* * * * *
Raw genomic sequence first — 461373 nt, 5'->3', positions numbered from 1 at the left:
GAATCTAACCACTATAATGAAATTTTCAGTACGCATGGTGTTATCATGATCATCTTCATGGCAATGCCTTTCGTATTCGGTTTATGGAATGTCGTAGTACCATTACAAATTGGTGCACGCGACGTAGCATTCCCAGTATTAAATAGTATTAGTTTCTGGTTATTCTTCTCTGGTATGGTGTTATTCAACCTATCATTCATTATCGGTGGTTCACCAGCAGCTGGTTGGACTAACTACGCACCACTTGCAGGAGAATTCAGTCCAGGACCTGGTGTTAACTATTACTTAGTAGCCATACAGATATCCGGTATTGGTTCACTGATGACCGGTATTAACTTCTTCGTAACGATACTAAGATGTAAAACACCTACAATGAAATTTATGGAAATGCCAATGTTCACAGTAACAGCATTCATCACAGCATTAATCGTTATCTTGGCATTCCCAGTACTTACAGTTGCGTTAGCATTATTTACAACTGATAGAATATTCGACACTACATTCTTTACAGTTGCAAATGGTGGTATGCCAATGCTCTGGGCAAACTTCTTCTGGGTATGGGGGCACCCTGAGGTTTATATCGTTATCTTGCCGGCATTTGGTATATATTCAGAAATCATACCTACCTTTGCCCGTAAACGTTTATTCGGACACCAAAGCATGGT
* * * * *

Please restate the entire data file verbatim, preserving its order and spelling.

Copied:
Raw genomic sequence first — 461373 nt, 5'->3', positions numbered from 1 at the left:
GAATCTAACCACTATAATGAAATTTTCAGTACGCATGGTGTTATCATGATCATCTTCATGGCAATGCCTTTCGTATTCGGTTTATGGAATGTCGTAGTACCATTACAAATTGGTGCACGCGACGTAGCATTCCCAGTATTAAATAGTATTAGTTTCTGGTTATTCTTCTCTGGTATGGTGTTATTCAACCTATCATTCATTATCGGTGGTTCACCAGCAGCTGGTTGGACTAACTACGCACCACTTGCAGGAGAATTCAGTCCAGGACCTGGTGTTAACTATTACTTAGTAGCCATACAGATATCCGGTATTGGTTCACTGATGACCGGTATTAACTTCTTCGTAACGATACTAAGATGTAAAACACCTACAATGAAATTTATGGAAATGCCAATGTTCACAGTAACAGCATTCATCACAGCATTAATCGTTATCTTGGCATTCCCAGTACTTACAGTTGCGTTAGCATTATTTACAACTGATAGAATATTCGACACTACATTCTTTACAGTTGCAAATGGTGGTATGCCAATGCTCTGGGCAAACTTCTTCTGGGTATGGGGGCACCCTGAGGTTTATATCGTTATCTTGCCGGCATTTGGTATATATTCAGAAATCATACCTACCTTTGCCCGTAAACGTTTATTCGGACACCAAAGCATGGT